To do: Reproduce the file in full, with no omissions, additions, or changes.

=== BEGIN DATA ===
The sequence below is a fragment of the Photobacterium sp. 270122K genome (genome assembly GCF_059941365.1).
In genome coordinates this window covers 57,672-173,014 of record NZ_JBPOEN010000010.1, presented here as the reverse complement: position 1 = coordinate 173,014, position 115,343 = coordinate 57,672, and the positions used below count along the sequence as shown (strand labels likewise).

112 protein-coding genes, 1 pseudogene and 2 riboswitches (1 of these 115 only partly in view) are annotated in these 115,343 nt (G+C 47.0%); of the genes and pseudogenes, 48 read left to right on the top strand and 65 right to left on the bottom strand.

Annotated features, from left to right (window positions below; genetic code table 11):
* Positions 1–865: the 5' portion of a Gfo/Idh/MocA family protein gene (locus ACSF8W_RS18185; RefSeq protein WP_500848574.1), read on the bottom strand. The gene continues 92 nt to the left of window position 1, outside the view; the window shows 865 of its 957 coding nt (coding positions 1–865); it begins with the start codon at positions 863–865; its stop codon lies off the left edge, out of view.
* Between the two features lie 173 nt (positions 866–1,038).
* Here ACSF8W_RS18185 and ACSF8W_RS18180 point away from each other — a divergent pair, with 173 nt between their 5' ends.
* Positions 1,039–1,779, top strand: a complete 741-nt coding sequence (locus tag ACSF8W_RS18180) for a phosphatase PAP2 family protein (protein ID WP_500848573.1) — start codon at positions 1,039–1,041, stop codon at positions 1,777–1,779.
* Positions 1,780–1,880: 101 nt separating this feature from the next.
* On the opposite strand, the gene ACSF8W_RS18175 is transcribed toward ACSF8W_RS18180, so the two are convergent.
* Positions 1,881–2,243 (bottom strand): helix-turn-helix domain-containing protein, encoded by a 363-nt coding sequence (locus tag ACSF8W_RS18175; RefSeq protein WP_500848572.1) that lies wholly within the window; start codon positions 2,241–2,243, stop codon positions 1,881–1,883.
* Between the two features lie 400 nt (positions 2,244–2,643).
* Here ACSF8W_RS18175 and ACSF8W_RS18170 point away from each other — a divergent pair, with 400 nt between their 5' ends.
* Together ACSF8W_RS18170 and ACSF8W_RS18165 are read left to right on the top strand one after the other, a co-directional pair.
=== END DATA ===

The sequence below is a fragment of the Photobacterium sp. 270122K genome (genome assembly GCF_059941365.1).
In genome coordinates this window covers 57,672-173,014 of record NZ_JBPOEN010000010.1, presented here as the reverse complement: position 1 = coordinate 173,014, position 115,343 = coordinate 57,672, and the positions used below count along the sequence as shown (strand labels likewise).

112 protein-coding genes, 1 pseudogene and 2 riboswitches (1 of these 115 only partly in view) are annotated in these 115,343 nt (G+C 47.0%); of the genes and pseudogenes, 48 read left to right on the top strand and 65 right to left on the bottom strand.

Annotated features, from left to right (window positions below; genetic code table 11):
* Positions 1–865: the 5' portion of a Gfo/Idh/MocA family protein gene (locus ACSF8W_RS18185; RefSeq protein WP_500848574.1), read on the bottom strand. The gene continues 92 nt to the left of window position 1, outside the view; the window shows 865 of its 957 coding nt (coding positions 1–865); it begins with the start codon at positions 863–865; its stop codon lies off the left edge, out of view.
* Between the two features lie 173 nt (positions 866–1,038).
* Here ACSF8W_RS18185 and ACSF8W_RS18180 point away from each other — a divergent pair, with 173 nt between their 5' ends.
* Positions 1,039–1,779, top strand: a complete 741-nt coding sequence (locus tag ACSF8W_RS18180) for a phosphatase PAP2 family protein (protein ID WP_500848573.1) — start codon at positions 1,039–1,041, stop codon at positions 1,777–1,779.
* Positions 1,780–1,880: 101 nt separating this feature from the next.
* On the opposite strand, the gene ACSF8W_RS18175 is transcribed toward ACSF8W_RS18180, so the two are convergent.
* Positions 1,881–2,243 (bottom strand): helix-turn-helix domain-containing protein, encoded by a 363-nt coding sequence (locus tag ACSF8W_RS18175; RefSeq protein WP_500848572.1) that lies wholly within the window; start codon positions 2,241–2,243, stop codon positions 1,881–1,883.
* Between the two features lie 400 nt (positions 2,244–2,643).
* Here ACSF8W_RS18175 and ACSF8W_RS18170 point away from each other — a divergent pair, with 400 nt between their 5' ends.
* Together ACSF8W_RS18170 and ACSF8W_RS18165 are read left to right on the top strand one after the other, a co-directional pair.